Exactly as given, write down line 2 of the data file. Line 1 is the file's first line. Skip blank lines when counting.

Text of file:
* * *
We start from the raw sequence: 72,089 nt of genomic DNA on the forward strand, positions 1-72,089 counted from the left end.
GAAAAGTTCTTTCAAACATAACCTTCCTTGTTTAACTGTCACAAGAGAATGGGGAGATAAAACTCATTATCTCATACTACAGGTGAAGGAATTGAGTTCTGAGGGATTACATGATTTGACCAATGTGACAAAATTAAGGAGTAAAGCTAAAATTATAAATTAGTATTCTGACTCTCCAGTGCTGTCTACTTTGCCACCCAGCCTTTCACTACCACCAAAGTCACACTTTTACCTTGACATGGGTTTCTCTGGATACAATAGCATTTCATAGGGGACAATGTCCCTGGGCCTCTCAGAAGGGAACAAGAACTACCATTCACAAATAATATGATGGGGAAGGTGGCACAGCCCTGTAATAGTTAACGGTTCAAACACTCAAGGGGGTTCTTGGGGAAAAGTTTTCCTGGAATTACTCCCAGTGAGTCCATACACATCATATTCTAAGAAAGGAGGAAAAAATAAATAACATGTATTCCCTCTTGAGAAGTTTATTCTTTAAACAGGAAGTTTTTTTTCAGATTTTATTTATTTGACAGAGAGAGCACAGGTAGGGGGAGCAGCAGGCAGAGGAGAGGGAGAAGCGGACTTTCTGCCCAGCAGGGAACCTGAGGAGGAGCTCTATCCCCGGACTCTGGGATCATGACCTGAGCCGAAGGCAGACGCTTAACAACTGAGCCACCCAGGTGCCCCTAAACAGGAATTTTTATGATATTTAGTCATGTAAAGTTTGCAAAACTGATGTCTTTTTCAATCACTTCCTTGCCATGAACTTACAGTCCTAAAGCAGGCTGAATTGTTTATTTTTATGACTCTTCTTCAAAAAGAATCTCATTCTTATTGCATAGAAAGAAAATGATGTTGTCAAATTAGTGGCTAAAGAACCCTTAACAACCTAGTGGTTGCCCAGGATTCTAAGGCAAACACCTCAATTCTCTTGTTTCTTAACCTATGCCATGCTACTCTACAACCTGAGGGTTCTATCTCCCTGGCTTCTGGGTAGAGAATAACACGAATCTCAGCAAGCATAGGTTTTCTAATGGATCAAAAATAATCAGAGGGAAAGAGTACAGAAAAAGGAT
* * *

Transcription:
GAAAAGTTCTTTCAAACATAACCTTCCTTGTTTAACTGTCACAAGAGAATGGGGAGATAAAACTCATTATCTCATACTACAGGTGAAGGAATTGAGTTCTGAGGGATTACATGATTTGACCAATGTGACAAAATTAAGGAGTAAAGCTAAAATTATAAATTAGTATTCTGACTCTCCAGTGCTGTCTACTTTGCCACCCAGCCTTTCACTACCACCAAAGTCACACTTTTACCTTGACATGGGTTTCTCTGGATACAATAGCATTTCATAGGGGACAATGTCCCTGGGCCTCTCAGAAGGGAACAAGAACTACCATTCACAAATAATATGATGGGGAAGGTGGCACAGCCCTGTAATAGTTAACGGTTCAAACACTCAAGGGGGTTCTTGGGGAAAAGTTTTCCTGGAATTACTCCCAGTGAGTCCATACACATCATATTCTAAGAAAGGAGGAAAAAATAAATAACATGTATTCCCTCTTGAGAAGTTTATTCTTTAAACAGGAAGTTTTTTTTCAGATTTTATTTATTTGACAGAGAGAGCACAGGTAGGGGGAGCAGCAGGCAGAGGAGAGGGAGAAGCGGACTTTCTGCCCAGCAGGGAACCTGAGGAGGAGCTCTATCCCCGGACTCTGGGATCATGACCTGAGCCGAAGGCAGACGCTTAACAACTGAGCCACCCAGGTGCCCCTAAACAGGAATTTTTATGATATTTAGTCATGTAAAGTTTGCAAAACTGATGTCTTTTTCAATCACTTCCTTGCCATGAACTTACAGTCCTAAAGCAGGCTGAATTGTTTATTTTTATGACTCTTCTTCAAAAAGAATCTCATTCTTATTGCATAGAAAGAAAATGATGTTGTCAAATTAGTGGCTAAAGAACCCTTAACAACCTAGTGGTTGCCCAGGATTCTAAGGCAAACACCTCAATTCTCTTGTTTCTTAACCTATGCCATGCTACTCTACAACCTGAGGGTTCTATCTCCCTGGCTTCTGGGTAGAGAATAACACGAATCTCAGCAAGCATAGGTTTTCTAATGGATCAAAAATAATCAGAGGGAAAGAGTACAGAAAAAGGAT